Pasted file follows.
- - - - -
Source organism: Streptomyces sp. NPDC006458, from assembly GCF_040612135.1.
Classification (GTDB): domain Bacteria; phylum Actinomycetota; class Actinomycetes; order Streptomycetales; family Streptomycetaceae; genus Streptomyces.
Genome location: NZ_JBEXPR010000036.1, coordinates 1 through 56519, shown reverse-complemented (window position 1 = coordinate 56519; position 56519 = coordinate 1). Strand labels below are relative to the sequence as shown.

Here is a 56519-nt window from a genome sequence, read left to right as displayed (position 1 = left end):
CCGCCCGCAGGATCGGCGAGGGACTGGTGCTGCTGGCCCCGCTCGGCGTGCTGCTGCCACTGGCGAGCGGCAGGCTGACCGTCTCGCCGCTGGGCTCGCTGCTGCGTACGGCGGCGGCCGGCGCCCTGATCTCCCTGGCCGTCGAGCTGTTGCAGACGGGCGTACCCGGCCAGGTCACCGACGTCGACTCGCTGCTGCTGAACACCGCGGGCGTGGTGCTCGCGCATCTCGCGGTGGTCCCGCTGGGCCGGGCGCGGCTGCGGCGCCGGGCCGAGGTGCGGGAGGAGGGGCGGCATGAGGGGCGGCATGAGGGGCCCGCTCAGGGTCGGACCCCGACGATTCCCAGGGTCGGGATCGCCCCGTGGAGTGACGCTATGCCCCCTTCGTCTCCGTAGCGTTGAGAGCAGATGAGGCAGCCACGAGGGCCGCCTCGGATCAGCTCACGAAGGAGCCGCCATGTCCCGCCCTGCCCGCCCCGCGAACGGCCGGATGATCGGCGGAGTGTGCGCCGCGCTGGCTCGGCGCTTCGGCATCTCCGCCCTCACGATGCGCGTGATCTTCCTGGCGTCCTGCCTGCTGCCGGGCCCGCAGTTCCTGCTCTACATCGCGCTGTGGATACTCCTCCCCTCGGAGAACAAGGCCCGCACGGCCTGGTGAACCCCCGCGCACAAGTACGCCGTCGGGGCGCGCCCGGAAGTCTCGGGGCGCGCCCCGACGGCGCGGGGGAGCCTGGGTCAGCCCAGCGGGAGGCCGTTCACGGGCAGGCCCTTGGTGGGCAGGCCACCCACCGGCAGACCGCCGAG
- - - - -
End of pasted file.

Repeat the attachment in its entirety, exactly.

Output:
Source organism: Streptomyces sp. NPDC006458, from assembly GCF_040612135.1.
Classification (GTDB): domain Bacteria; phylum Actinomycetota; class Actinomycetes; order Streptomycetales; family Streptomycetaceae; genus Streptomyces.
Genome location: NZ_JBEXPR010000036.1, coordinates 1 through 56519, shown reverse-complemented (window position 1 = coordinate 56519; position 56519 = coordinate 1). Strand labels below are relative to the sequence as shown.

Here is a 56519-nt window from a genome sequence, read left to right as displayed (position 1 = left end):
CCGCCCGCAGGATCGGCGAGGGACTGGTGCTGCTGGCCCCGCTCGGCGTGCTGCTGCCACTGGCGAGCGGCAGGCTGACCGTCTCGCCGCTGGGCTCGCTGCTGCGTACGGCGGCGGCCGGCGCCCTGATCTCCCTGGCCGTCGAGCTGTTGCAGACGGGCGTACCCGGCCAGGTCACCGACGTCGACTCGCTGCTGCTGAACACCGCGGGCGTGGTGCTCGCGCATCTCGCGGTGGTCCCGCTGGGCCGGGCGCGGCTGCGGCGCCGGGCCGAGGTGCGGGAGGAGGGGCGGCATGAGGGGCGGCATGAGGGGCCCGCTCAGGGTCGGACCCCGACGATTCCCAGGGTCGGGATCGCCCCGTGGAGTGACGCTATGCCCCCTTCGTCTCCGTAGCGTTGAGAGCAGATGAGGCAGCCACGAGGGCCGCCTCGGATCAGCTCACGAAGGAGCCGCCATGTCCCGCCCTGCCCGCCCCGCGAACGGCCGGATGATCGGCGGAGTGTGCGCCGCGCTGGCTCGGCGCTTCGGCATCTCCGCCCTCACGATGCGCGTGATCTTCCTGGCGTCCTGCCTGCTGCCGGGCCCGCAGTTCCTGCTCTACATCGCGCTGTGGATACTCCTCCCCTCGGAGAACAAGGCCCGCACGGCCTGGTGAACCCCCGCGCACAAGTACGCCGTCGGGGCGCGCCCGGAAGTCTCGGGGCGCGCCCCGACGGCGCGGGGGAGCCTGGGTCAGCCCAGCGGGAGGCCGTTCACGGGCAGGCCCTTGGTGGGCAGGCCACCCACCGGCAGACCGCCGAG